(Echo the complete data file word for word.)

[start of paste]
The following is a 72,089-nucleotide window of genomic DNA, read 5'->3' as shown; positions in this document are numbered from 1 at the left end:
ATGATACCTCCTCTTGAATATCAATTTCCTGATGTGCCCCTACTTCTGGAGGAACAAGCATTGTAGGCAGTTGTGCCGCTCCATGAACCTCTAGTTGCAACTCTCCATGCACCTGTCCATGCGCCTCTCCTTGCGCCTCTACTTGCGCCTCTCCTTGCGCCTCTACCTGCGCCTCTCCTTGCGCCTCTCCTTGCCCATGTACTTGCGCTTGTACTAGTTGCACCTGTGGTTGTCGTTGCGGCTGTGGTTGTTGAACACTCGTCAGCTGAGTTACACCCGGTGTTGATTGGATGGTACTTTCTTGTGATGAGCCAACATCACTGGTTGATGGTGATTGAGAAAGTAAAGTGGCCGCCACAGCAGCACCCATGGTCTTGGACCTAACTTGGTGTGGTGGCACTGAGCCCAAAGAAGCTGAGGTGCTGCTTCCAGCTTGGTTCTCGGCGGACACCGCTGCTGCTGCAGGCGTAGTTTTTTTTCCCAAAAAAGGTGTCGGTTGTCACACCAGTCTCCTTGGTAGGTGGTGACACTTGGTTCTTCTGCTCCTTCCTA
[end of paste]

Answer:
The following is a 72,089-nucleotide window of genomic DNA, read 5'->3' as shown; positions in this document are numbered from 1 at the left end:
ATGATACCTCCTCTTGAATATCAATTTCCTGATGTGCCCCTACTTCTGGAGGAACAAGCATTGTAGGCAGTTGTGCCGCTCCATGAACCTCTAGTTGCAACTCTCCATGCACCTGTCCATGCGCCTCTCCTTGCGCCTCTACTTGCGCCTCTCCTTGCGCCTCTACCTGCGCCTCTCCTTGCGCCTCTCCTTGCCCATGTACTTGCGCTTGTACTAGTTGCACCTGTGGTTGTCGTTGCGGCTGTGGTTGTTGAACACTCGTCAGCTGAGTTACACCCGGTGTTGATTGGATGGTACTTTCTTGTGATGAGCCAACATCACTGGTTGATGGTGATTGAGAAAGTAAAGTGGCCGCCACAGCAGCACCCATGGTCTTGGACCTAACTTGGTGTGGTGGCACTGAGCCCAAAGAAGCTGAGGTGCTGCTTCCAGCTTGGTTCTCGGCGGACACCGCTGCTGCTGCAGGCGTAGTTTTTTTTCCCAAAAAAGGTGTCGGTTGTCACACCAGTCTCCTTGGTAGGTGGTGACACTTGGTTCTTCTGCTCCTTCCTA